The man from Lyric
Seamus Crimmins is refreshingly honest. Ask him about the inspiration for the name of Lyric FM, and he'll tell you that "there were about 50 names floating around" - with active input from the thesaurus - and that "Lyric just remained on the desk longer than the others".
Ask him why the station is located in Limerick, and he recalls a conversation with RTE's director of radio, Helen Shaw, in which Ms Shaw told him it must be "anywhere but Dublin".
Then he recounts his walks around Kilkenny looking for a suitable premises; Limerick's victory was, in the end, "a matter of logistics": he found a building there in which studio and office space could fit on the one floor. (Needless to say, he can then proceed eloquently about Limerick's inviting musical and business environment.)
This sort of frankness makes one inclined to think that, when he bluntly targets a three per cent market share in the first year for the new music and arts service that he heads, Crimmins is not just talking the pre-launch talk. Nonetheless, that's decidedly optimistic: remember Radio Ireland - a.k.a. "Radio One Per Cent"? And it wasn't playing classical music.
Crimmins even sees that audience share rising to five or six per cent, and adds disarmingly: "We're trying not to do too much damage to Radio 1." Approximately half of Lyric FM's regular audience, he hopes, will previously have been RTE Radio 1 listeners, with most of the rest coming from local commercial radio.
"Then there are the people who listen to Classic FM or BBC Radio 3 at home but aren't able to receive it in the car. We're hoping to attract a lot of those car listeners." Finally, there are the "disaffected" - people whose musical needs are currently being met only by their own record collections, or not at all. He is himself often among these "frustrated" listeners, he says.
Lyric FM won't be intimidating, he stresses. "The plan is make as many people as possible feel they have ownership of the station."
While he places Lyric FM somewhere between the "incredibly opposing models" of BBC Radio 3 and commercial station Classic FM, Crimmins is not shy of the comparisons to the much-criticised latter. "Classic FM basically takes a pop-music station model and places it at the disposal of classical music." The difference between much of the Lyric FM schedule and the Classic FM format will be one of style. "Lyric will be not quite so in-your-face, not so aggressively commercial as Classic FM."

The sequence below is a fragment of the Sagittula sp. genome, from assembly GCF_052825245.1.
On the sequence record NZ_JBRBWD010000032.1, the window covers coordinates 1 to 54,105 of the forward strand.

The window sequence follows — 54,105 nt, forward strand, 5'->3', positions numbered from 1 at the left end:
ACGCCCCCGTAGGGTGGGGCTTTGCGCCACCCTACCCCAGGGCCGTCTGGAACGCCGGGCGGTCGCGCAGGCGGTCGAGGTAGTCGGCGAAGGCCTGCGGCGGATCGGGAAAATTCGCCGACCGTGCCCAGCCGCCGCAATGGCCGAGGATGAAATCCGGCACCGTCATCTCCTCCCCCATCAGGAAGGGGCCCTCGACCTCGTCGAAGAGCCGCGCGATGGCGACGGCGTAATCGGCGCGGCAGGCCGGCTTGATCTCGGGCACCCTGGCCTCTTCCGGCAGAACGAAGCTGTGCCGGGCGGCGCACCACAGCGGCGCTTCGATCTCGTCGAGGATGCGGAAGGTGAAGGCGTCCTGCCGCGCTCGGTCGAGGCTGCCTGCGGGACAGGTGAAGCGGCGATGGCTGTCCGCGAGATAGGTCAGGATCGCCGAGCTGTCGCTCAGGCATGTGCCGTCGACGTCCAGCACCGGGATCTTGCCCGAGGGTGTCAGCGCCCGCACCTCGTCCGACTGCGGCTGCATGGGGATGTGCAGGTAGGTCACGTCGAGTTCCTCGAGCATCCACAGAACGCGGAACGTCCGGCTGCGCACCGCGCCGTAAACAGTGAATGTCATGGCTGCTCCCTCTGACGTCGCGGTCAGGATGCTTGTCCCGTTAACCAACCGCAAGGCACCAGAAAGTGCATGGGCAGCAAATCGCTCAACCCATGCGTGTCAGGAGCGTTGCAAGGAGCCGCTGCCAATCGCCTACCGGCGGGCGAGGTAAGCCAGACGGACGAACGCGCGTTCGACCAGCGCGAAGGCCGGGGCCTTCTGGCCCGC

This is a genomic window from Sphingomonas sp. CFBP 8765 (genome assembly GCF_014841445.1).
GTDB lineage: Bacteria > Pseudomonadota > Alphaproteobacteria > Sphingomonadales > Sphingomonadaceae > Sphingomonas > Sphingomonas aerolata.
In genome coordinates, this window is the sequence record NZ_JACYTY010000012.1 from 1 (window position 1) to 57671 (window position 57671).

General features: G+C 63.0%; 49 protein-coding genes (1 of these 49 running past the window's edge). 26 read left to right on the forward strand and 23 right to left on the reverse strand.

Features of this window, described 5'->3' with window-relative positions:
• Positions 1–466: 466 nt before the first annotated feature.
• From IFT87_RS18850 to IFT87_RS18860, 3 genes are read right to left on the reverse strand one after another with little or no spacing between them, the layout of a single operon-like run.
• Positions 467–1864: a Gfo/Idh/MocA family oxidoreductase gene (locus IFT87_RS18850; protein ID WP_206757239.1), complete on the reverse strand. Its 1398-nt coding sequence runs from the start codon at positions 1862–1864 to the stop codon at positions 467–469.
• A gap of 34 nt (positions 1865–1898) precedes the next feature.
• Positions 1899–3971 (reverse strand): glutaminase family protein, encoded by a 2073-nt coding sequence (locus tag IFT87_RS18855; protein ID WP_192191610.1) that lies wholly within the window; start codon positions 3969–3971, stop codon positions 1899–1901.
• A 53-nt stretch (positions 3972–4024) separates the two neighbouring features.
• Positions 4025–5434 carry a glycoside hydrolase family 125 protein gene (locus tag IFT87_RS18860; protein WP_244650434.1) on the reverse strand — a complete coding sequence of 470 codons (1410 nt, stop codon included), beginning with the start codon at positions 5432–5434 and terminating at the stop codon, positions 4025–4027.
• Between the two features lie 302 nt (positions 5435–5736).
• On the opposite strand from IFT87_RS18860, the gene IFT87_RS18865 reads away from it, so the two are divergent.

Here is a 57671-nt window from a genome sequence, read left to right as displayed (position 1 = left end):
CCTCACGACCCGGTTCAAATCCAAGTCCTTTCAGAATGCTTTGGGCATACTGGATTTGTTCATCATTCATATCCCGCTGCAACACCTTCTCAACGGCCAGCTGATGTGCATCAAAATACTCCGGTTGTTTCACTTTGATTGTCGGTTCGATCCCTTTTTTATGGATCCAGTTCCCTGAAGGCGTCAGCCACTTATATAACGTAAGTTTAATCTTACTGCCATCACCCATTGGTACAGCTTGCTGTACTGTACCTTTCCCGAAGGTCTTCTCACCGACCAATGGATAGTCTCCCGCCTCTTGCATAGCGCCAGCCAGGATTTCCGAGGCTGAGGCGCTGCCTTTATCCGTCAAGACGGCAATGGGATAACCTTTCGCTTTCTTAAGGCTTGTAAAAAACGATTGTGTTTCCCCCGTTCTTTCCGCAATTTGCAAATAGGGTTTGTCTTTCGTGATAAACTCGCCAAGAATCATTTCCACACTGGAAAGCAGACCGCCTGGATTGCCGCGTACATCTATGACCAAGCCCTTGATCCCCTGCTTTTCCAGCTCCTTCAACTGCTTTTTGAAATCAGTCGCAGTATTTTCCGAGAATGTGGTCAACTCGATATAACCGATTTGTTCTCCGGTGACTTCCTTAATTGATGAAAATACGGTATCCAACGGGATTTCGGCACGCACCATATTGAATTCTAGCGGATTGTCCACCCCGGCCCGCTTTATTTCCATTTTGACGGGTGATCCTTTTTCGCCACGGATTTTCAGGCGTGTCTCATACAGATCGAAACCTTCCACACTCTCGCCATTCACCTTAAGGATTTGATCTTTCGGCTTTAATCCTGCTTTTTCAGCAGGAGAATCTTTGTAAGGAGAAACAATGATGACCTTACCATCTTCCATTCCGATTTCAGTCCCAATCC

Crimmins is pretty commercial-minded himself, though. "I would like to have seen a sales and marketing person on the floor too" in his compact Lyric FM office. That's had to wait: "The priority has been recruitment for production." Sales and marketing will be run from RTE in Dublin.
He sounds pleased about the Lyric schedule's biggest surprise, the daily two-and-a-half hours of a familiar personality, Eamonn Lawlor. Like everyone else at Lyric, Lawlor remains employed by RTE, and will be leaving TV's Primetime for a year, at least - "then we'll see whatever's mutually satisfactory. Eamonn is a great fan of classical music - that's his secret. He's been writing to me since last August with his ideas about what he'd like to do on the station."
Lawlor's "mostly talk" programme, Crimmins says, will carefully avoid repeating what's on Radio 1's Arts Show. It will include nightly going-out tips for listeners as well as debate on arts issues, he says.
Crimmins's own interest in the arts goes beyond broadcasting. He is a successful freelance conductor who has appeared at various international festivals. He refuses to be precious about the music, however. He is, for example, happy enough to embrace the vernacular label for the station's main output, "classical": "I could call it `serious music' - which is more accurate - but it just sounds so earnest."
Lyric FM goes on air on Saturday, broadcasting on 96-99 FM.